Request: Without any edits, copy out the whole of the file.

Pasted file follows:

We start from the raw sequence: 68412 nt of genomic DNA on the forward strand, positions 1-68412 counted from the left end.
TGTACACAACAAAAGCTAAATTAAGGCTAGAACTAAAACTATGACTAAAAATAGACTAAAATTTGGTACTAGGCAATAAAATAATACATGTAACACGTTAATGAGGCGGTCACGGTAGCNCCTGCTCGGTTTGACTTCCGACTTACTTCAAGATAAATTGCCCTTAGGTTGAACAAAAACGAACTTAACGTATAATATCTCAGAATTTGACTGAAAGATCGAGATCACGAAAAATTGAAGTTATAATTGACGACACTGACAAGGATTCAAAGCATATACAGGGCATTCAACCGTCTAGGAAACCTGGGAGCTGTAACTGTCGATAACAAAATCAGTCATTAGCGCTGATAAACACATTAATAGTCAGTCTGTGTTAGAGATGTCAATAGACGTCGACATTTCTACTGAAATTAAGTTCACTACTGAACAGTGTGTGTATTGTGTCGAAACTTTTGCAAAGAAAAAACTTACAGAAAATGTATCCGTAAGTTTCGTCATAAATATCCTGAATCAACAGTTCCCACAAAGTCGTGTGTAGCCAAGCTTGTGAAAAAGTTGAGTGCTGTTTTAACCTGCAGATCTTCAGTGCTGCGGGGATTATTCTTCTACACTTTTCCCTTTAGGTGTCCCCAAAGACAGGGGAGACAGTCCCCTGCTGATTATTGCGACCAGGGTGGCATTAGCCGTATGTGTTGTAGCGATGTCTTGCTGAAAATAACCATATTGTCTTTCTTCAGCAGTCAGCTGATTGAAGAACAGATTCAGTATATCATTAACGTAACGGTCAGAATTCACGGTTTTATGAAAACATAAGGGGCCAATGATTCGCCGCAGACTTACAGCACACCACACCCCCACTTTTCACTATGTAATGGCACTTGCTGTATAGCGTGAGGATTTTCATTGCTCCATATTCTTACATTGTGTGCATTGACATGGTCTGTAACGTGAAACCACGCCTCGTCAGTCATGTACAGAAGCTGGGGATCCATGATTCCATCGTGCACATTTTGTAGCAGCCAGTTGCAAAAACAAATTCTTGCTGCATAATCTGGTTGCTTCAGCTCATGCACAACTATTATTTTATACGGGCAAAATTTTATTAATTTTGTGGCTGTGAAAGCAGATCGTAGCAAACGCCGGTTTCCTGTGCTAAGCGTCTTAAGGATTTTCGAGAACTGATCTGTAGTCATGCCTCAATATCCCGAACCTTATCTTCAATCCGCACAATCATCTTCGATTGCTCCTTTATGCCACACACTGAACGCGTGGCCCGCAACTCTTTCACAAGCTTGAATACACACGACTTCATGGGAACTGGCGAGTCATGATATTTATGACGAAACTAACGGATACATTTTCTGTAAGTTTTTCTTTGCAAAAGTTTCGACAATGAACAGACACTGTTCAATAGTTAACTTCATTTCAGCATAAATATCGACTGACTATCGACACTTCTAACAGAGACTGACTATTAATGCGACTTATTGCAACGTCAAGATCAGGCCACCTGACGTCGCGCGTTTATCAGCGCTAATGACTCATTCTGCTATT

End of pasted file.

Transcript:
We start from the raw sequence: 68412 nt of genomic DNA on the forward strand, positions 1-68412 counted from the left end.
TGTACACAACAAAAGCTAAATTAAGGCTAGAACTAAAACTATGACTAAAAATAGACTAAAATTTGGTACTAGGCAATAAAATAATACATGTAACACGTTAATGAGGCGGTCACGGTAGCNCCTGCTCGGTTTGACTTCCGACTTACTTCAAGATAAATTGCCCTTAGGTTGAACAAAAACGAACTTAACGTATAATATCTCAGAATTTGACTGAAAGATCGAGATCACGAAAAATTGAAGTTATAATTGACGACACTGACAAGGATTCAAAGCATATACAGGGCATTCAACCGTCTAGGAAACCTGGGAGCTGTAACTGTCGATAACAAAATCAGTCATTAGCGCTGATAAACACATTAATAGTCAGTCTGTGTTAGAGATGTCAATAGACGTCGACATTTCTACTGAAATTAAGTTCACTACTGAACAGTGTGTGTATTGTGTCGAAACTTTTGCAAAGAAAAAACTTACAGAAAATGTATCCGTAAGTTTCGTCATAAATATCCTGAATCAACAGTTCCCACAAAGTCGTGTGTAGCCAAGCTTGTGAAAAAGTTGAGTGCTGTTTTAACCTGCAGATCTTCAGTGCTGCGGGGATTATTCTTCTACACTTTTCCCTTTAGGTGTCCCCAAAGACAGGGGAGACAGTCCCCTGCTGATTATTGCGACCAGGGTGGCATTAGCCGTATGTGTTGTAGCGATGTCTTGCTGAAAATAACCATATTGTCTTTCTTCAGCAGTCAGCTGATTGAAGAACAGATTCAGTATATCATTAACGTAACGGTCAGAATTCACGGTTTTATGAAAACATAAGGGGCCAATGATTCGCCGCAGACTTACAGCACACCACACCCCCACTTTTCACTATGTAATGGCACTTGCTGTATAGCGTGAGGATTTTCATTGCTCCATATTCTTACATTGTGTGCATTGACATGGTCTGTAACGTGAAACCACGCCTCGTCAGTCATGTACAGAAGCTGGGGATCCATGATTCCATCGTGCACATTTTGTAGCAGCCAGTTGCAAAAACAAATTCTTGCTGCATAATCTGGTTGCTTCAGCTCATGCACAACTATTATTTTATACGGGCAAAATTTTATTAATTTTGTGGCTGTGAAAGCAGATCGTAGCAAACGCCGGTTTCCTGTGCTAAGCGTCTTAAGGATTTTCGAGAACTGATCTGTAGTCATGCCTCAATATCCCGAACCTTATCTTCAATCCGCACAATCATCTTCGATTGCTCCTTTATGCCACACACTGAACGCGTGGCCCGCAACTCTTTCACAAGCTTGAATACACACGACTTCATGGGAACTGGCGAGTCATGATATTTATGACGAAACTAACGGATACATTTTCTGTAAGTTTTTCTTTGCAAAAGTTTCGACAATGAACAGACACTGTTCAATAGTTAACTTCATTTCAGCATAAATATCGACTGACTATCGACACTTCTAACAGAGACTGACTATTAATGCGACTTATTGCAACGTCAAGATCAGGCCACCTGACGTCGCGCGTTTATCAGCGCTAATGACTCATTCTGCTATT